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Cladrastis Kentukea is a medium-sized deciduous tree that produces drooping panicles of wisteria-style flowers in summer. It’s an excellent tree for spring to autumn interest in ornamental stand-alone displays or as part of a large mixed border.
Cladrastis Kentukea, synonymous with Cladrastis Lutea, is native to the United States and is better known as Kentucky Yellow Wood for its display of clear yellow autumn leaves. It was introduced to Europe in 1812 and is a relatively unusual ornamental tree in the UK.
Kentucky Yellow Wood is a spreading tree with light green leaves that reach a length of 30 cms long and gently droop from the branches. 3 cms long wisteria-style white flower panicles appear in late spring and early summer on established specimens. Its bark is brittle, often peeling back to reveal paler colours beneath. Excellent autumn colour with foliage turning clear yellow before falling.
Height And Spread of Cladrastis Kentukea Kentucky Yellow Wood will reach a maximum height and spread of 8 metres over 20-50 years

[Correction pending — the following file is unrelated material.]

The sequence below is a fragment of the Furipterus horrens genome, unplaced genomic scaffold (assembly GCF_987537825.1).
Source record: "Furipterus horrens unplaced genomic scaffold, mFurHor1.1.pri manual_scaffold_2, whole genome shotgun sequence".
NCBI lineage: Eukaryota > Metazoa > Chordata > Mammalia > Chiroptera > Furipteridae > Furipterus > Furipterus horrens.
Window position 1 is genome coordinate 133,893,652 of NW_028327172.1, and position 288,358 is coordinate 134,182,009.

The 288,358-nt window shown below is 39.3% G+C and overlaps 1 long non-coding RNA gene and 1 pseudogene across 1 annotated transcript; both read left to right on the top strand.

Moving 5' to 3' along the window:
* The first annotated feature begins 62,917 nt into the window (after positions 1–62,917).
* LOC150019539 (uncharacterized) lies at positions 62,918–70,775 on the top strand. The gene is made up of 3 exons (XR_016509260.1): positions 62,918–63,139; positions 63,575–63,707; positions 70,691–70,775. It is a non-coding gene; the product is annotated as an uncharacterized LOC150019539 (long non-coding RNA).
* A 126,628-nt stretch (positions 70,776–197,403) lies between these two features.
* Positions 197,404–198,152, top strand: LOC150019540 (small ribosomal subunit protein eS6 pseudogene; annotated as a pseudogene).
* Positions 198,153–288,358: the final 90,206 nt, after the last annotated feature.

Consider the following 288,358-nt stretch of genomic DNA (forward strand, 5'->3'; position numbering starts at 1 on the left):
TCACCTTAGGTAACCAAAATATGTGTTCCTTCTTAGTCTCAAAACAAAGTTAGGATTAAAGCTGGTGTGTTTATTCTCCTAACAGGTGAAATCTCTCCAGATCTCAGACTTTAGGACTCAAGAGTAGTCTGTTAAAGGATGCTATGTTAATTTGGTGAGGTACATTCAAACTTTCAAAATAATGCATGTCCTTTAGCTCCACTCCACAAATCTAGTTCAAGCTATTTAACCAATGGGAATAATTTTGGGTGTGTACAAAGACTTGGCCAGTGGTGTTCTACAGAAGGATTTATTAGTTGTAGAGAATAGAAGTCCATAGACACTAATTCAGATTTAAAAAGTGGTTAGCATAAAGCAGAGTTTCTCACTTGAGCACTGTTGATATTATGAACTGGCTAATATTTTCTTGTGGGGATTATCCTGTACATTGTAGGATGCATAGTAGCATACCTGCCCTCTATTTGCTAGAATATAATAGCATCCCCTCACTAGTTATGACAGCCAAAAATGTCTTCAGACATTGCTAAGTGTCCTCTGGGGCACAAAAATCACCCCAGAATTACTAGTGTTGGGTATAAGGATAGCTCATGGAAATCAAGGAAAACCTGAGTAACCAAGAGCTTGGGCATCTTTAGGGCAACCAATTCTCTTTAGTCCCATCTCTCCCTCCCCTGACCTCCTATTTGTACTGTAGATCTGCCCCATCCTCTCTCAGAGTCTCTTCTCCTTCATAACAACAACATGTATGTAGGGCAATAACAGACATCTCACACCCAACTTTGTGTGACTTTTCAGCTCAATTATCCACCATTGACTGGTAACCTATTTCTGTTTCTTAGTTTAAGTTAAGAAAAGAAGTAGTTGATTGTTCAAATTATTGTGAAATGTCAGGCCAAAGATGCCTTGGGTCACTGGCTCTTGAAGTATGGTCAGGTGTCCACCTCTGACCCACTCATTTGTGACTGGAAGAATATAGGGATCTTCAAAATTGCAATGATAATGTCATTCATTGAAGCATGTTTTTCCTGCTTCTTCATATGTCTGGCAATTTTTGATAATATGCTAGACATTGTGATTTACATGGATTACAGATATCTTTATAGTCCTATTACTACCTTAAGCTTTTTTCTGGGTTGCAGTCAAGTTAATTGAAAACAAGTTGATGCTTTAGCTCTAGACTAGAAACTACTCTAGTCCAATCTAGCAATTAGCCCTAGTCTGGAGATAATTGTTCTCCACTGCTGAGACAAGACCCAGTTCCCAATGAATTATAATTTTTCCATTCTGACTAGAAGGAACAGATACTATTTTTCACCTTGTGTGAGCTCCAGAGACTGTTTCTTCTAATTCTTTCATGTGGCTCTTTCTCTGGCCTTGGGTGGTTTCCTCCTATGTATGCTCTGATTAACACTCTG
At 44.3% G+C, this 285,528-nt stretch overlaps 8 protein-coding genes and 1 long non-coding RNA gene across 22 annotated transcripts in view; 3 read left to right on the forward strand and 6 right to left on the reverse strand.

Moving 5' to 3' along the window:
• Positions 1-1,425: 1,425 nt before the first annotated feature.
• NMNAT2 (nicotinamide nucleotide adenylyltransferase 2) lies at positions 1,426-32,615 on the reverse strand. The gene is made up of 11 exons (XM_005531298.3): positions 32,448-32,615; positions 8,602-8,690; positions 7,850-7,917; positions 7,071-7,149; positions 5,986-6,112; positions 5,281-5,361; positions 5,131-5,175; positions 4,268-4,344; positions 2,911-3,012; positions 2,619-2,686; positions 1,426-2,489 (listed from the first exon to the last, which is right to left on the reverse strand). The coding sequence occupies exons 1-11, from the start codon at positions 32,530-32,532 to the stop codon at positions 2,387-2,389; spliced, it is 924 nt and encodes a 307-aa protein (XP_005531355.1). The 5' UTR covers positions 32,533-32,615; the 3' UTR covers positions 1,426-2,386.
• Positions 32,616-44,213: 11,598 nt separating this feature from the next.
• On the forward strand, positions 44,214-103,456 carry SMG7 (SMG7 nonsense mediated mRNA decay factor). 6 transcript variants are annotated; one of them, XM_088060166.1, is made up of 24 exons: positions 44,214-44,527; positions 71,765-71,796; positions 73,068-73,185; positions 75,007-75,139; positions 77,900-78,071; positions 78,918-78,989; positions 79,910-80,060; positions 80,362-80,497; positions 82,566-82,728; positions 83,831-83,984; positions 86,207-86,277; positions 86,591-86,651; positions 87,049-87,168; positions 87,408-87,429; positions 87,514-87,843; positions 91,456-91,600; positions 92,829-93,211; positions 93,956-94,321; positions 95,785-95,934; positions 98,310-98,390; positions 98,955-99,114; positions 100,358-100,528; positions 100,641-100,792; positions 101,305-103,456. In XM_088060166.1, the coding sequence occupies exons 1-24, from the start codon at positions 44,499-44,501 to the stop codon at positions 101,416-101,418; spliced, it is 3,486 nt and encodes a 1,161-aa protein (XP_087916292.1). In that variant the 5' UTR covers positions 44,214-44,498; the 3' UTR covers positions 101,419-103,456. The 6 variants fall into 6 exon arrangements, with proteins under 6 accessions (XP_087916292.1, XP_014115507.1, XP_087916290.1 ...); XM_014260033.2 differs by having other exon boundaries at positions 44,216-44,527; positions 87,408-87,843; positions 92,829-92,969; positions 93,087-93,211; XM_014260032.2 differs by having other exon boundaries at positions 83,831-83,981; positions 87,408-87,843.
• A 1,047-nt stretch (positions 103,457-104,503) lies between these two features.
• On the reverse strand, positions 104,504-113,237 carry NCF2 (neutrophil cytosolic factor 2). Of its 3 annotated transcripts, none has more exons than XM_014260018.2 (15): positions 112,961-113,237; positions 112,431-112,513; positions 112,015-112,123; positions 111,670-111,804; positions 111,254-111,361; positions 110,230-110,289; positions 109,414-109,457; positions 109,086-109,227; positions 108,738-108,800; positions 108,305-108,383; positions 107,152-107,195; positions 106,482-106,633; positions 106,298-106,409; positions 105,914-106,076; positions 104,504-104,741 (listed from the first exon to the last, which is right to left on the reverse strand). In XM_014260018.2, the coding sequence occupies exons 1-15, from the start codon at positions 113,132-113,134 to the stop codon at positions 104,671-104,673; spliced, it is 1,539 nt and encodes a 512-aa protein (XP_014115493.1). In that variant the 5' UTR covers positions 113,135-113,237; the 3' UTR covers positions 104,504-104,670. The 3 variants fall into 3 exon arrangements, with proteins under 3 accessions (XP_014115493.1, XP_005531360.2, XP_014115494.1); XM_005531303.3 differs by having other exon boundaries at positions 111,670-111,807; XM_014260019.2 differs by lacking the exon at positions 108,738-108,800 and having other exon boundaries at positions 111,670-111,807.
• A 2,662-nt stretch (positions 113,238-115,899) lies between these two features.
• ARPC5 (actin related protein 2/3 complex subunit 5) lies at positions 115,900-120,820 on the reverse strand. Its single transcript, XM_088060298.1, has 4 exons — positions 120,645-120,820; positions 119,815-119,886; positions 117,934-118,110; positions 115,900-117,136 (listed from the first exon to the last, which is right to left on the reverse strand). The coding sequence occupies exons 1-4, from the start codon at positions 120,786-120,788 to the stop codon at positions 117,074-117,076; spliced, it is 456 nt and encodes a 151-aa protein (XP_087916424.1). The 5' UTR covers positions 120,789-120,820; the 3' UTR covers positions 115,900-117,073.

How Hardy is Cladrastis Kentukea This tree is fully winter hardy but should be grown in a sheltered spot because the wood is brittle and may be damaged by freezing winds.
How To Use Cladrastis Kentukea This is an excellent specimen tree for a sheltered country style garden or an architectural urban garden. It’s slow-growing enough not to outgrow its welcome and provides colour from early spring to late autumn when the leaves fall and create a clear yellow carpet around its base. Low maintenance wildlife-friendly spaces benefit from Kentucky Yellow Wood too, especially when it’s mature enough to produce its sweetly scented flower panicles.
How To Care For Cladrastis Kentukea Kentucky Yellow Wood will grow in the majority of well-drained soils including sandy and chalky areas. It prefers full sun and needs some shelter from harsh, cold winds. A west or south facing spot near a windbreak or in a sheltered sunny courtyard is ideal. Apply a thick layer of mulch to the roots in spring and water it well until established, The biggest killer of young trees is lack of water, so be sure to give it a full can several times a week.